Annan spills the beans on Kibaki

Published on 04/04/2009

By Oscar Obonyo

Former UN Secretary General Kofi Annan speaks candidly on his peace-making mission in Kenya and gives insight into the key players and secret power intrigues as Kenya burnt.

It is the riveting story not only of how he brought President Kibaki and Prime Minister Raila Odinga to symbolically shake hands before cameras but also the burdensome task behind the scene.

His sojourn to Kenya began with a call from former Ghanaian President and Africa Union leader John Kufuor. Then there was a hitch as he was about to take off to Nairobi. He woke one morning — thousands of miles away in Geneva — and had a 15-minute meeting in his office ahead of his peace assignment in Kenya. “At the end (of the meeting) I was shaking like a leaf. So I called the doctor and went to hospital. They discovered I had a microbe infection and said I needed to be on antibiotics for 10 to 15 days,” recounts Annan.

But the former UN boss could hear none of this. Kenya was up in flames and he could not afford ten more days! He negotiated with the doctors to be put on intravenous medication for five days and then left for Africa with his tablets safely in his bag. Unknown to the world he also bore the cure for Kenya’s wrenching belly, spewing innocent lives to early graves, and displacing and dispossessing thousands of others.

Throughout the period he was in Kenya, Annan had massive doses of antibiotics. In fact he left hospital on a Monday and proceeded to Kenya on a Tuesday.

Privy to secrets

Annan granted the interview to Mr Martin Griffiths, the Director of Centre for Humanitarian Dialogue, a Geneva-based international humanitarian organisation.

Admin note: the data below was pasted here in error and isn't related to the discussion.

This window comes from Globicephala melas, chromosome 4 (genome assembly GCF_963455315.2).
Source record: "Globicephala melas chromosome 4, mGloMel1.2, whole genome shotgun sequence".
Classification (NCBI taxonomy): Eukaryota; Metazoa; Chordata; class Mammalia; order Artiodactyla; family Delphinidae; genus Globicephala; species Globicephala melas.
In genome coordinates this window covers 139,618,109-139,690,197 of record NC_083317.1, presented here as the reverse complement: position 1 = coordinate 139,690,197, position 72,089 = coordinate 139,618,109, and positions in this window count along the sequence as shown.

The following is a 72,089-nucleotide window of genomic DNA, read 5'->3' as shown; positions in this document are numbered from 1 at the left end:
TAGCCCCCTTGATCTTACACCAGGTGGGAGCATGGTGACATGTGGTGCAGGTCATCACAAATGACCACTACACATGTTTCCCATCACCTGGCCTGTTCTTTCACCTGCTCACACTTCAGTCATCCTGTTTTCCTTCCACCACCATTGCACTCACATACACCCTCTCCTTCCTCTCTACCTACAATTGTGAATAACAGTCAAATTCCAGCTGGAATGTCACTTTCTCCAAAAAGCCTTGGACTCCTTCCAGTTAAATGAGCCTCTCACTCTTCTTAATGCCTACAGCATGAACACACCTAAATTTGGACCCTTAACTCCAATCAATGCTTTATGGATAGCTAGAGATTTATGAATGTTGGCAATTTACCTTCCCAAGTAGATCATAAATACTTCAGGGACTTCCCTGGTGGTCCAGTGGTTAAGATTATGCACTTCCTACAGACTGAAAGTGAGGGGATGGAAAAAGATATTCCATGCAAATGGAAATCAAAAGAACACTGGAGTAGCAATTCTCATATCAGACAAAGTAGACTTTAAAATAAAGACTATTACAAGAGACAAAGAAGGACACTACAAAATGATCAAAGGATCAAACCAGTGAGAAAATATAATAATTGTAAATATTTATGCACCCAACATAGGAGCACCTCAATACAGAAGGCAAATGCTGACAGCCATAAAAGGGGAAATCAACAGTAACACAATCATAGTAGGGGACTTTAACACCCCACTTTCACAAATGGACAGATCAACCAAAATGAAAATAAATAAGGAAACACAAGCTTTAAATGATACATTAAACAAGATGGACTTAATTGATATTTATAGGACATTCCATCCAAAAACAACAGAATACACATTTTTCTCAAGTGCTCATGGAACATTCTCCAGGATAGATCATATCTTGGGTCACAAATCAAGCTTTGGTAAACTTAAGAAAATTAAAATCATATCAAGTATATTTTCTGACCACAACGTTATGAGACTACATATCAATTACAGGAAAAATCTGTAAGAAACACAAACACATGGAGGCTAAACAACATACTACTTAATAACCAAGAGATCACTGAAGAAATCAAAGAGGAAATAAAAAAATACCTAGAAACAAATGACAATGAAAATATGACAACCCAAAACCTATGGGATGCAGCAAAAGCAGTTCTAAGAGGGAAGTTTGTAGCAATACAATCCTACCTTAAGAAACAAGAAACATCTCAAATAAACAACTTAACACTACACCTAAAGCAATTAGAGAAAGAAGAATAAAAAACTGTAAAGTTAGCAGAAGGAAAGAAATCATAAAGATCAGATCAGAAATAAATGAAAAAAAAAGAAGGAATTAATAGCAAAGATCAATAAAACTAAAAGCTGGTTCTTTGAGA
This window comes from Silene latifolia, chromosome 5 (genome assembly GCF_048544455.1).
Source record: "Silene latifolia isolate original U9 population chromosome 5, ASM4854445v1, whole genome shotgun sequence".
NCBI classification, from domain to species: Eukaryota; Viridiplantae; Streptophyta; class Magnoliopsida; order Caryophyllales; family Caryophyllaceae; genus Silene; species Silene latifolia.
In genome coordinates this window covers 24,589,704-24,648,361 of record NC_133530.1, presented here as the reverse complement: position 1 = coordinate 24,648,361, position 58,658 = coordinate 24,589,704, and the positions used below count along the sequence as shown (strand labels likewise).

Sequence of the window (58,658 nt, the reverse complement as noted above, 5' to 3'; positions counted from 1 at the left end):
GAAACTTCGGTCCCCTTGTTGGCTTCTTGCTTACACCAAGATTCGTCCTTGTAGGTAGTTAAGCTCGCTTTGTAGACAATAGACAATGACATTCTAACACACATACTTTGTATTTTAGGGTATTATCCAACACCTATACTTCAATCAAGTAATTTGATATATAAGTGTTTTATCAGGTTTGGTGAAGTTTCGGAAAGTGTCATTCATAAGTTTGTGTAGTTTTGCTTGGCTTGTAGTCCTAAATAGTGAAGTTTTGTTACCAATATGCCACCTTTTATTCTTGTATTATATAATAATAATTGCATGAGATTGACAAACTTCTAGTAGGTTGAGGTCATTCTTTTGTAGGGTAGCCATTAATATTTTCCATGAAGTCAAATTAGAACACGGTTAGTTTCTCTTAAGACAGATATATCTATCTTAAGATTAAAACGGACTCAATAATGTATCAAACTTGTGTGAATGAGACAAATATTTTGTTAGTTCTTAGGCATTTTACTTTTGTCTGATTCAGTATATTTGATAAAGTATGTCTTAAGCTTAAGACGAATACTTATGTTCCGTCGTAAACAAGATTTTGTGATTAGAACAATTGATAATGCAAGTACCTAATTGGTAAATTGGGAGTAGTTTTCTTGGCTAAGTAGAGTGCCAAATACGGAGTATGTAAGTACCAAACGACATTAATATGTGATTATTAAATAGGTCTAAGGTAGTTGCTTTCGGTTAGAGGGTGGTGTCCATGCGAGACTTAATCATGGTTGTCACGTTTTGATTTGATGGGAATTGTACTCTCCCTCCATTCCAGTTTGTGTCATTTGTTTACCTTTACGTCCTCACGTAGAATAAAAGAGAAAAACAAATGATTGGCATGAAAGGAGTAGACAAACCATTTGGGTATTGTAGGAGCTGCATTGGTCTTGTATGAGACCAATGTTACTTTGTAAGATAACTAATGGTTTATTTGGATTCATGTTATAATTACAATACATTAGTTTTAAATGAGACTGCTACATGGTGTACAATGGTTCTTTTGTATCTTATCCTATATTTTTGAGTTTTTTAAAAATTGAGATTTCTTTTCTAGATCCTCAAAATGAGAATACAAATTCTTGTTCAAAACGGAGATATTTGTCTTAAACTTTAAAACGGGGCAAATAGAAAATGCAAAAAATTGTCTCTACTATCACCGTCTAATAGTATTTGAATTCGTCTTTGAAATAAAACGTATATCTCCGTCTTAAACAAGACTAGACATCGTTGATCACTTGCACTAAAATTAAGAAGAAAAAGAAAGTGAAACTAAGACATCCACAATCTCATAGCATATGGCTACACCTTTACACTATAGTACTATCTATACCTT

The interview dubbed The Prisoner of Peace: An interview with Kofi A Annan was carried out in Geneva.

The top diplomat, who is privy to secrets of the peace deal, lays bare his efforts and frustrations during the exercise — especially as a result of frequent stand-offs among members of the Serena negotiating team.

“There were moments when I got gross and irritated. There were moments I would say, ‘Gosh, why are they doing this? This is serious, people are dying and they are going through these silly games,” says Annan.

Annan divulges details of tense closed-door deliberations between Kibaki and Raila. Noting that President Kibaki and his team provided the biggest impediment to his mission, Annan hints at the fact that the President appeared a prisoner of members of his PNU brigade.

However, he observes that the President did not want to take responsibility for the collapse of the talks and accordingly credits him for eventually taking charge of the process.

At some point Annan says he was ready to throw in the towel had the President not budged: “I was really determined to bring it to a head. I probably would have told him, ‘I think you need a new mediator.”

Annan speaks of the acrimony of members of “the President’s team”, who insisted on hanging around the PNU leader with a view of either maintaining the status quo or protecting their political interests.

ODM-Kenya leader and Vice President, Kalonzo Musyoka, who was co-opted into Government, and who has lately been highly critical of Annan, is among those who reportedly tried in vain to be part of the final deliberations.